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Middle East
Talks on to resolve Darfur tangle
Tripoli meeting attempts to synthesise competing plans into a single approach.
Last Modified: 16 Jul 2007 05:44 GMT
 Crucial talks ahead for EU's Brylle, left, Eliasson of the UN and Natsios from the US [AFP]
The United Nations and African Union have hosted a meeting in Tripoli, the Libyan capital, to evaluate the troubled peace process in Sudan's war-torn Darfur.

Sunday's meeting is set to discuss competing peace plans and set the stage for negotiations, said Jan Eliasson, the UN's Sudan envoy.
Eliasson and his AU counterpart, Salim Ahmed Salim, have led four recent missions to Sudan and had numerous contacts with fighting groups and neighbouring countries.

Last week, Eliasson expressed optimism that "the moment of truth" for Darfur was approaching.
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On Saturday, Eliasson said: "I think the next month or two are going to be absolutely crucial for the future of Darfur."

The AU said Salim has extracted a commitment from Khalil Ibrahim, justice and equality movement (JEM) group chief, "to take part in all future negotiations aimed at completing the process of creating a final and lasting peace in Darfur".

Khartoum, which has been accused of sponsoring a genocidal crackdown on the fighting groups through its Janajaweed militia, has assured the UN that it does not seek a military solution to the four-year conflict.

Ali Al-Sadiq, the Sudanese foreign ministry spokesman, said: "The Darfur dispute should be resolved through peaceful negotiation only."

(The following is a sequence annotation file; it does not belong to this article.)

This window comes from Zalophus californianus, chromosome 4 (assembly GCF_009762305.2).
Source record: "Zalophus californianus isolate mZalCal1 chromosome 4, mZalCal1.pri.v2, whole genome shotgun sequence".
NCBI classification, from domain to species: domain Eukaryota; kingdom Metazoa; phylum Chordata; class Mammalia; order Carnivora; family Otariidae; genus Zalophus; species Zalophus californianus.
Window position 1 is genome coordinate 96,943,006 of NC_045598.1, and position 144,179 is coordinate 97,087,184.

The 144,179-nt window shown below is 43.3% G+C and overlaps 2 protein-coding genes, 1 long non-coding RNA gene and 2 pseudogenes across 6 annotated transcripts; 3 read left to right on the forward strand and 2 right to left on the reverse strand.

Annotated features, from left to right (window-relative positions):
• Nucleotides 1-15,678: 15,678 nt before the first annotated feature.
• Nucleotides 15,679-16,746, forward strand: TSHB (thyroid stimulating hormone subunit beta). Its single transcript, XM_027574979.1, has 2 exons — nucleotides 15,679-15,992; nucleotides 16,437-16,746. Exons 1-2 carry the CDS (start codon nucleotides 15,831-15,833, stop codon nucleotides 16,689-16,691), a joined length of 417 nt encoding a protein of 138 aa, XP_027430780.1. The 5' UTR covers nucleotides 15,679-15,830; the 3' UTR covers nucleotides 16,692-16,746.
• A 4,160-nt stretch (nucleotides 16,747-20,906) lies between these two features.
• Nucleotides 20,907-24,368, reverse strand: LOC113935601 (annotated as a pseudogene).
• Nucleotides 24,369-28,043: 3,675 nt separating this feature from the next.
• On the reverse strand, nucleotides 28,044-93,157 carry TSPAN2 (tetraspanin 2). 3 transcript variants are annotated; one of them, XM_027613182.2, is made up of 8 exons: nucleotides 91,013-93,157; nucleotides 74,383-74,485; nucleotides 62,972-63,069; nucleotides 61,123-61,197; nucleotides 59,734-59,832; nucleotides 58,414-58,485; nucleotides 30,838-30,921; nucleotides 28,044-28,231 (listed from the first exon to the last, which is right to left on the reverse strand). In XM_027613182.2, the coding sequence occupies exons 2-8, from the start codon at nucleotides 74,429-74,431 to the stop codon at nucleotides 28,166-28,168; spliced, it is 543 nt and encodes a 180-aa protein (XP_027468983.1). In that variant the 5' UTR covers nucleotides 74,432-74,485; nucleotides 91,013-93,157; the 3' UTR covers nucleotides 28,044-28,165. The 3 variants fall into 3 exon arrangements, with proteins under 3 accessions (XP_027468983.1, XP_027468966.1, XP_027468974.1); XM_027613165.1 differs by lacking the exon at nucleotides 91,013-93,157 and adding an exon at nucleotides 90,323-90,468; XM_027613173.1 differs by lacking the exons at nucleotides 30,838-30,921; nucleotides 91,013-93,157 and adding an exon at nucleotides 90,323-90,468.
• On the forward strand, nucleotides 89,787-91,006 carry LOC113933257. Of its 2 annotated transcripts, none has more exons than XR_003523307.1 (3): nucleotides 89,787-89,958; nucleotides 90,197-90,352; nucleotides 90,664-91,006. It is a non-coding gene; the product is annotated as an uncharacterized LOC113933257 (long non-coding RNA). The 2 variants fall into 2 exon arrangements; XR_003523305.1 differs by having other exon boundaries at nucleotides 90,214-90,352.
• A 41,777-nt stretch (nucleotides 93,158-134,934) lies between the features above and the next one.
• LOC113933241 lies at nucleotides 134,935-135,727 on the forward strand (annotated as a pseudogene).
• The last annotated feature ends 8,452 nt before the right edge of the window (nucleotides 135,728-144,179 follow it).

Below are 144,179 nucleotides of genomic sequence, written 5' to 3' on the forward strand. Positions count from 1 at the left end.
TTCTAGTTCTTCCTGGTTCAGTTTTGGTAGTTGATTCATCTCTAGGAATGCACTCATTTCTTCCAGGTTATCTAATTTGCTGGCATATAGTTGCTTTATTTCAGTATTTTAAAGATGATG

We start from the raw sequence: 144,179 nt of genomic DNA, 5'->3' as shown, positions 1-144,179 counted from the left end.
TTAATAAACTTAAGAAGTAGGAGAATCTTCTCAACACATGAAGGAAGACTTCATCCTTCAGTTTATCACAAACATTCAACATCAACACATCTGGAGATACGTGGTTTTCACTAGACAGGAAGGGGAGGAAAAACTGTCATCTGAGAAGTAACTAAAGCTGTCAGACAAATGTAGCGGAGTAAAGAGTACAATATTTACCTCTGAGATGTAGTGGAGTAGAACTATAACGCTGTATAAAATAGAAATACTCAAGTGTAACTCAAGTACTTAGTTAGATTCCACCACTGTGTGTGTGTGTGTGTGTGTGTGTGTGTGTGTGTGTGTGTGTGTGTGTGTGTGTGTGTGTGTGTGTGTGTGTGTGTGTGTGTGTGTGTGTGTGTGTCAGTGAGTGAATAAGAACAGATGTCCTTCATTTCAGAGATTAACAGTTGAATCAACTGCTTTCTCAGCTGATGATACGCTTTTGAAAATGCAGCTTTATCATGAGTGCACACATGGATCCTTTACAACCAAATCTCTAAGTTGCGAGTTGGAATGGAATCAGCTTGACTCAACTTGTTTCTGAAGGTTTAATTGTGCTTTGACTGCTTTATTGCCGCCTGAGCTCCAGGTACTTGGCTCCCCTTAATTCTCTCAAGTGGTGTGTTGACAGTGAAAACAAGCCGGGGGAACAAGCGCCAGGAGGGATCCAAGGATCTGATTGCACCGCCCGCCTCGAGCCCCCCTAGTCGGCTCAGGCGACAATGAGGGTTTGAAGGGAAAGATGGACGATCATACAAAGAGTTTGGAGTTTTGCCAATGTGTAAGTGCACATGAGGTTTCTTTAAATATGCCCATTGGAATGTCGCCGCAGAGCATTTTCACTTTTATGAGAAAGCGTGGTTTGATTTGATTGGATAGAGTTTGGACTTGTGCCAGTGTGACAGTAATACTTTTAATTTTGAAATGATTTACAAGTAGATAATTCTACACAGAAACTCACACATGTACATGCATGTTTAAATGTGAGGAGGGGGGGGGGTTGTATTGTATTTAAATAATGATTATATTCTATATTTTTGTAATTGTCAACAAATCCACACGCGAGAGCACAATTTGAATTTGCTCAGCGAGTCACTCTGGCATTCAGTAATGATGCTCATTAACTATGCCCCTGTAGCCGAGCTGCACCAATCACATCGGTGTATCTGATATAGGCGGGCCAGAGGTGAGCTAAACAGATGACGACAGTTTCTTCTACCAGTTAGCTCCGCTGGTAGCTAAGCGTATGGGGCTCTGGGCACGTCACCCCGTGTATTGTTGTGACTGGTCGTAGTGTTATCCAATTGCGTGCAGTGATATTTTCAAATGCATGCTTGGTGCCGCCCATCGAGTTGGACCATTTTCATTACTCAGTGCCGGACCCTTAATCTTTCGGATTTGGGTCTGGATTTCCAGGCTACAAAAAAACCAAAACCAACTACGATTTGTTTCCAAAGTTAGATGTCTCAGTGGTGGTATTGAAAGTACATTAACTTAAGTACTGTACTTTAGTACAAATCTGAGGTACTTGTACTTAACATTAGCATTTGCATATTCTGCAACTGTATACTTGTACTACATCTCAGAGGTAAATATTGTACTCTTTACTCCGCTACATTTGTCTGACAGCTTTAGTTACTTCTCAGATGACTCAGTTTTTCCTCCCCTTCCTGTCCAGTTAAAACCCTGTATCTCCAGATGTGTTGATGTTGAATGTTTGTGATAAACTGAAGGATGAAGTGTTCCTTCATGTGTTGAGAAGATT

The UN estimates some 200,000 people have been killed in Darfur and two million displaced from the region.

A May 2006 peace deal failed to halt the fighting.

Committment

UN and AU negotiators are in near daily contact with the rebel groups, numbering around a dozen, but many have not yet agreed to join the talks, Eliasson said.

Ali Triki, who heads the Africa desk at the Libyan foreign ministry, said that "representatives of most of the Sudanese rebel movements are also in Tripoli for talks on the sidelines of the conference.

"The meeting will fix a date for the start of negotiations with the rebel groups that did not sign the Abuja accord" last year, he said.

Five rebel factions formed a new alliance on Saturday in Asmara to present a united front for peace negotiations with Khartoum and appealed "to all other movements to unify efforts," they said in a statement.

But several major rebel groups, including the Sudan Liberation Movement, the Greater Sudan Liberation Movement and the JEM, remain outside the new alliance.

Many competing initiatives have been presented by neighbouring countries, including Egypt, Eritrea and Libya which could be synthesised into a single coherent approach in Tripoli, Eliasson said.

Also attending are the UK, Canada, Chad, China, France, the Netherlands, Norway, Russia, the US, the Arab League and the European Union as well as Sudan.

Source:
Agencies
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